Georgetown County Councilman John W. Thomas reached out to S.C. Attorney General Alan Wilson for his opinion on Santee Cooper HOA light pole rentals.
We first covered this story on February 2020. More recently, MyrtleBeachSC news made you aware of the land deals between Senator Luke Rankin and Santee Cooper Board Vice Chairman David Singleton.
ARE THESE LEASES LEGAL?
After Homeowners at Plantation Lakes in Carolina Forest raised concerns, a Pawleys Island H.O.A. is now questioning the leases as well.
Homeowners in Plantation Lakes and, now, Pawleys Island want to do away with the hidden utility fees they pay Santee Cooper monthly.
Homeowner Bob Sweet says the association of homeowners pay $7,700.00 monthly to lease light poles from the troubled utility.
Says Sweet, “Santee Cooper has been successful at keeping this below the radar. When a community is first being developed by a developer, Santee Cooper approaches that developer and says “have we got a deal for you!” You don’t have to finance hundreds of thousands of dollars to put in your outdoor lighting system. We’ll pay for that. And then when you do that, we’ll just lease them back to you.”
Sweet adds, “Then in a year of two, we will turn this over to a duly elected H.O.A., then they will assume this contract for you.” The contract goes forward into perpetuity.
The high priced lease with Santee Cooper, however, is for eternity. The homeowners of Plantation Lakes have been paying the monthly lease of $7,700 for 15 years. They have paid $1.4 million in total so far. This is more than 2 times the cost of the poles with installation. The lease continues forever with no inexpensive way out per S.C. legislation.
THOMAS REACHES OUT TO THE ATTORNEY GENERAL
Georgetown County Councilman John W. Thomas sent his concerns in a letter to S.C. A.G. Alan Wilson, the text of which is below:
The South Carolina Public Service Authority, otherwise known as Santee Cooper, has installed outdoor lighting systems in private developments and rented them to the Homeowners Associations (HOAs).
Recently these agreements have gotten significant media attention as HOAs have complained about the fairness of the agreements, where in the case of the Plantation Lakes HOA in Horry County, they have paid Santee Cooper $1.4 million in rent for a system that is estimated to have cost $700,000 to install.I have Georgetown County residents in the Heritage Plantation HOA in a very similar situation.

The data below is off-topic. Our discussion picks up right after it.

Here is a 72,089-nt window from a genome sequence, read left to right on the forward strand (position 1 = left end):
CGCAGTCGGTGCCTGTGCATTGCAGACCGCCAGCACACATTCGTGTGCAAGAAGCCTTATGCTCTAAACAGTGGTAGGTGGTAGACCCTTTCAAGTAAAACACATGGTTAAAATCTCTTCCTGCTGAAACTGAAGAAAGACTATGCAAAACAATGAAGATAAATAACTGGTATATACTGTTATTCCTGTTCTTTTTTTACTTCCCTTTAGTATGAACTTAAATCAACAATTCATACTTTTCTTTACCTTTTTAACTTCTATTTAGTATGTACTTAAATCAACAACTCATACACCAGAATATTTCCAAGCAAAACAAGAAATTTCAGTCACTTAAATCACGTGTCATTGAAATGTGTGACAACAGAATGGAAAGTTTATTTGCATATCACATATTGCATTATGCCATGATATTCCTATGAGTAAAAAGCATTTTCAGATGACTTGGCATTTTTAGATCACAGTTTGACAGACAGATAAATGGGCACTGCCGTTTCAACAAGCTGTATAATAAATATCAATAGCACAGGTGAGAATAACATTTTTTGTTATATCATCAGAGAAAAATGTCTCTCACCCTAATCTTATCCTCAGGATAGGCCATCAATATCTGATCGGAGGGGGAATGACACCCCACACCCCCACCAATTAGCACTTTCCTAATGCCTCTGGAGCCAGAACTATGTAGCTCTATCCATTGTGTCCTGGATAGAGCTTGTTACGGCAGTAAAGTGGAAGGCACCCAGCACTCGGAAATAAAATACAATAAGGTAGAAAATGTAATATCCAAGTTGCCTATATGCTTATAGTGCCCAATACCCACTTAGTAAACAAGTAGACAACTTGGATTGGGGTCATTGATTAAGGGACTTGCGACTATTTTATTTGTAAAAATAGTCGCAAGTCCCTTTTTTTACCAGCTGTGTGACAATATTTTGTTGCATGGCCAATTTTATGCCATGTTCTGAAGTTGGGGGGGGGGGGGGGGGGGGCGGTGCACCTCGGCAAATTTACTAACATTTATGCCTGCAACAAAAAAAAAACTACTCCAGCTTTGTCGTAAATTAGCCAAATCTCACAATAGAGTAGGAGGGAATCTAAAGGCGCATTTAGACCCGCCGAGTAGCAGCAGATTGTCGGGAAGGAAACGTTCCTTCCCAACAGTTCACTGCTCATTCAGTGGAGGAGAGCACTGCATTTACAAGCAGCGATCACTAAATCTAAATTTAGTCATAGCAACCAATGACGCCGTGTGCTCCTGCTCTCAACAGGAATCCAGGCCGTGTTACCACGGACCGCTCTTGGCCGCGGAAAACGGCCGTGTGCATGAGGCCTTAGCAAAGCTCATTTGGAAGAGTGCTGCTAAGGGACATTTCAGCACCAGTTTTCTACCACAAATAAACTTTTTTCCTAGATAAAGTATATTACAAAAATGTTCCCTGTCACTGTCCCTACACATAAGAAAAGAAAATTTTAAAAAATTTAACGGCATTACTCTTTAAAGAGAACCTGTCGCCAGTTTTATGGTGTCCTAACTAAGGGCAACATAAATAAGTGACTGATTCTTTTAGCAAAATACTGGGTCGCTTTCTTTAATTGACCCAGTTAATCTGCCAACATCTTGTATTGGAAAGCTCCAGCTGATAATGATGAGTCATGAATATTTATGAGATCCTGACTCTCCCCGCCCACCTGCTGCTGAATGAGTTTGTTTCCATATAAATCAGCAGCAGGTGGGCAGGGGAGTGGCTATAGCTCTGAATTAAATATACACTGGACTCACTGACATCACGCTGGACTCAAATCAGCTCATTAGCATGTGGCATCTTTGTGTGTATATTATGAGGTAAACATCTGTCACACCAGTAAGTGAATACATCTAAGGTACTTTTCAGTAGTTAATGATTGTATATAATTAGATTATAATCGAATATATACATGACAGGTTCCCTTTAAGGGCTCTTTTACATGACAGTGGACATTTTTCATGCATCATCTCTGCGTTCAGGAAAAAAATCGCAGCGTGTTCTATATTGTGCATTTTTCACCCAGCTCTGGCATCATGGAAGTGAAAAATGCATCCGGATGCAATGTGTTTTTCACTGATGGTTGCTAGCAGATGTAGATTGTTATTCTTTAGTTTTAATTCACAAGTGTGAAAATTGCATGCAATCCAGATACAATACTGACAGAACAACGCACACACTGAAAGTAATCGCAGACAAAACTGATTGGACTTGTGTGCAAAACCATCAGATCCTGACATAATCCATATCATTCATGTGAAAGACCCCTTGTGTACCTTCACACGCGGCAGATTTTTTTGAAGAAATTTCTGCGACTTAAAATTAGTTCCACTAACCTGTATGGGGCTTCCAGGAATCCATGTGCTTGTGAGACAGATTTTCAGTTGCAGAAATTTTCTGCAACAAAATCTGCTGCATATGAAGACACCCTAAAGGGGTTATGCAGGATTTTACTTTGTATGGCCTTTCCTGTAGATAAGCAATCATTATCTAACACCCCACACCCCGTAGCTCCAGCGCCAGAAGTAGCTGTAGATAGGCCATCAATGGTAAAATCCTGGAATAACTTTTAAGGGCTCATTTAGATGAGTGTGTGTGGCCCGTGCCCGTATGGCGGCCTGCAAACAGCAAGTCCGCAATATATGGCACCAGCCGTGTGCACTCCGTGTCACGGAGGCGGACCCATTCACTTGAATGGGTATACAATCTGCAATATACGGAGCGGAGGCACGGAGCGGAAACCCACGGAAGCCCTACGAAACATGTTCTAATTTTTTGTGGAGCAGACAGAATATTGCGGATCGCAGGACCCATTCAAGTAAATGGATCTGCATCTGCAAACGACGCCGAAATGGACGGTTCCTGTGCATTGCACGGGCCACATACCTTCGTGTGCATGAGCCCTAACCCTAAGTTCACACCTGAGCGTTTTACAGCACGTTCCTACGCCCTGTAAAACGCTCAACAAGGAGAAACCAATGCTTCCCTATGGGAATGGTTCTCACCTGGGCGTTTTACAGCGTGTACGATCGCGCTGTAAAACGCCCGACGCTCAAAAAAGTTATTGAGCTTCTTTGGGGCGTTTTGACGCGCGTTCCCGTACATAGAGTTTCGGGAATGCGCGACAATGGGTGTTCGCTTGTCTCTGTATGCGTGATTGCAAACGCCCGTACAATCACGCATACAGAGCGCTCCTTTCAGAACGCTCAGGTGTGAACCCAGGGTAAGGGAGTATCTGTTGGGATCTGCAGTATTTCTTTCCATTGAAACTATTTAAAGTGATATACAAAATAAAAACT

They are also complaining about paying much more in rent than the system actually cost to install. There are likely many other HOAs in the Santee Cooper direct serve area that have similar outdoor lighting system rental agreements with the utility.
I have attached a copy of the “South Carolina Public Service Authority Private Outdoor Lighting Service Schedule OL-17,” which to my understanding is the rental agreement between SanteeCooper and the HOAs.
Both the Plantation Lakes and Heritage Plantation HOAs have reached out to Santee Cooper in an effort to reach an agreement to either buy these outdoor lighting systems or have ownership transferred to the HOAs, without success.
In an October 31, 2019 email, which is attached, Carlita Goff, an area supervisor with Santee Cooper states that while Santee Cooper wants to be responsive, “it has determined that we will be unable to sell the lighting assets” to HOAs because of SC Code Section 58-31-30(B), which states “Without prior approval from the General Assembly by act, the authority must not sell, transfer, lease, dispose of, or convey any property, real, personal, or mixed, of the authority used in the generation, transmission, or distribution of electricity, beyond that property considered to be surplus.”
Goff goes on to state “This lighting asset is an installed and functioning outdoor lighting system asset generating monthly revenue for Santee Cooper, and does not meet the statutory definition of ‘surplus.’ It is also neither obsolete nor scrap material.”
I am seeking an opinion as to applicability of Code Section 58-31-30(B) to these outdoor lighting system rental agreements.
Does this code section apply to these agreements? If the code section applies, since the General Assembly is not a party to these outdoor lighting system rental agreements and to my knowledge the General Assembly has not provided “prior approval…by act,” as required under the law to allow Santee Cooper to “lease” such property or assets, are these outdoor lighting system rental agreements invalid?
If the code section is not applicable to these outdoor lighting system rental agreements, is there any legal impediment to Santee Cooper negotiating a sale or transfer of these systems to the HOAs, absent the temporary S.C. Dept. of Administration restriction on the sale of Santee Cooper assets as part of the process of considering a sale of Santee Cooper to an investor-owned utility?
Your assistance in providing a legal opinion on these important matters is greatly appreciated.